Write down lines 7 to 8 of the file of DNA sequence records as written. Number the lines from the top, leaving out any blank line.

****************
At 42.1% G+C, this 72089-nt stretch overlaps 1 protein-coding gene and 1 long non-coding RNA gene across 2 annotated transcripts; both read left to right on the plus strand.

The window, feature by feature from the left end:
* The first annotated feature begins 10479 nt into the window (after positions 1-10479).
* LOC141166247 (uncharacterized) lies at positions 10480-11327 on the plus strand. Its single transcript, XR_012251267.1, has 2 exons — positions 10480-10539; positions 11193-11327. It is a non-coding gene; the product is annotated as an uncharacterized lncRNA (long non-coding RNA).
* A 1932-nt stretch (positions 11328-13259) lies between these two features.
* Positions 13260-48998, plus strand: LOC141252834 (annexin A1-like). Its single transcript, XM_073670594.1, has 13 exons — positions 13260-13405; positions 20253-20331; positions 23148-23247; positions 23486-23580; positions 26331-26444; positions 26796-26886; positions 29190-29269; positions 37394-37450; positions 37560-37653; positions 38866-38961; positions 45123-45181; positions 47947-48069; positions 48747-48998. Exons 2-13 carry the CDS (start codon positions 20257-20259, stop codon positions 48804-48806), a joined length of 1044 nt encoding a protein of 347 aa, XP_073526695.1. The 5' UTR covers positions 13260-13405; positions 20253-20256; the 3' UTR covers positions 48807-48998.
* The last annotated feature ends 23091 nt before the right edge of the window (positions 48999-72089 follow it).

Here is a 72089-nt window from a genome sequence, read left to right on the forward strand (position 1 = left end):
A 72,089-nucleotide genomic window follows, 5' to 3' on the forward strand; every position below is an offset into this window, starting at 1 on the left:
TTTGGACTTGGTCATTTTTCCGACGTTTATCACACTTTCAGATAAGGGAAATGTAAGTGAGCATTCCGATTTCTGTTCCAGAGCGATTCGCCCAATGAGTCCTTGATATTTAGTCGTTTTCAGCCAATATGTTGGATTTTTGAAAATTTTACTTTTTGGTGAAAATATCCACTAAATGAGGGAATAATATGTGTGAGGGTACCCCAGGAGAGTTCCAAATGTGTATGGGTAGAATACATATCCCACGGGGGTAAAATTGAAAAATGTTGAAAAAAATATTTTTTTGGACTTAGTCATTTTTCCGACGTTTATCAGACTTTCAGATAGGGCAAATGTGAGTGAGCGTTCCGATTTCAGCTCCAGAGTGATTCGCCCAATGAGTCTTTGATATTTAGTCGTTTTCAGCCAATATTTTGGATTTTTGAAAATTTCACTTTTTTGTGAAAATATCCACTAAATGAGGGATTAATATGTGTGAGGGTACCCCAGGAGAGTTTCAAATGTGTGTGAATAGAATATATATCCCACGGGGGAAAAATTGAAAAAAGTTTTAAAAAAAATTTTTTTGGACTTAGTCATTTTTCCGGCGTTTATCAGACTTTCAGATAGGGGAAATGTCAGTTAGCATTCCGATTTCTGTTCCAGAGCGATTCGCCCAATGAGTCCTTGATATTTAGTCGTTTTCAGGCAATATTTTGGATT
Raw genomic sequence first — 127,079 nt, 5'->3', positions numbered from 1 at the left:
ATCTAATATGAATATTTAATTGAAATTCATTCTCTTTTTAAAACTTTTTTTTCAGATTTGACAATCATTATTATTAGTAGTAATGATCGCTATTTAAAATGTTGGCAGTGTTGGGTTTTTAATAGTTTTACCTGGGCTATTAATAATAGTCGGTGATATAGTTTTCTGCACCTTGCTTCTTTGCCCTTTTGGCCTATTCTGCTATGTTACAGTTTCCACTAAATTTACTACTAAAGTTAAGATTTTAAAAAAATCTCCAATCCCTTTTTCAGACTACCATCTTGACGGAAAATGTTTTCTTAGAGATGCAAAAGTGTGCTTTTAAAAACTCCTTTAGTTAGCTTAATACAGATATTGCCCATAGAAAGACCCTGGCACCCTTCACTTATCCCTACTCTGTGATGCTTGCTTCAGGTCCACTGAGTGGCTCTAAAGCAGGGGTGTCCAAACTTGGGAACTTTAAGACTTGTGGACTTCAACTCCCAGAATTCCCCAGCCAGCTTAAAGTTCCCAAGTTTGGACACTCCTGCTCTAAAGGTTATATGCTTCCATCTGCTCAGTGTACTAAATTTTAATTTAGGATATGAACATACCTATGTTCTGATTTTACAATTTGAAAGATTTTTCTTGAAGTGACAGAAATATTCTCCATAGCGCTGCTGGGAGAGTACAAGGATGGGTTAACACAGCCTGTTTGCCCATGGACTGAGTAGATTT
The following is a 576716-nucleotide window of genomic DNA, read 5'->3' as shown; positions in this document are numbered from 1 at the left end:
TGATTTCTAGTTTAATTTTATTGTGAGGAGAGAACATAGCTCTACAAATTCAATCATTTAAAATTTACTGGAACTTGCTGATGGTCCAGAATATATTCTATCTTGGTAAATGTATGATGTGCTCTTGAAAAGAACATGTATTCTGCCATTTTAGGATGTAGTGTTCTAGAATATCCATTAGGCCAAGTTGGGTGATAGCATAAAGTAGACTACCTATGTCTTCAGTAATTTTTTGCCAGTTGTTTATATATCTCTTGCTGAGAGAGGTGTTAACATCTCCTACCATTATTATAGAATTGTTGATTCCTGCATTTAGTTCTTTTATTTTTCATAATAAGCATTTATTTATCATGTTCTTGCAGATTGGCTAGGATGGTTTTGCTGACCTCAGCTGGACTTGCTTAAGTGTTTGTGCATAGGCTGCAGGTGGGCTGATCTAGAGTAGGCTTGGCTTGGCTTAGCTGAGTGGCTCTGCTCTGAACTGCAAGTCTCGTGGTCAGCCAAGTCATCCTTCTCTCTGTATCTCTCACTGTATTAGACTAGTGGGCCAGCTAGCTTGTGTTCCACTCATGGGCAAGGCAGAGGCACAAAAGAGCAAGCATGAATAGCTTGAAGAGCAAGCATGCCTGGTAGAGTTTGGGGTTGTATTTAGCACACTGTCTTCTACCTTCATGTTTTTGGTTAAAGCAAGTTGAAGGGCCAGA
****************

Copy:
* The last annotated feature ends 23091 nt before the right edge of the window (positions 48999-72089 follow it).

Here is a 72089-nt window from a genome sequence, read left to right on the forward strand (position 1 = left end):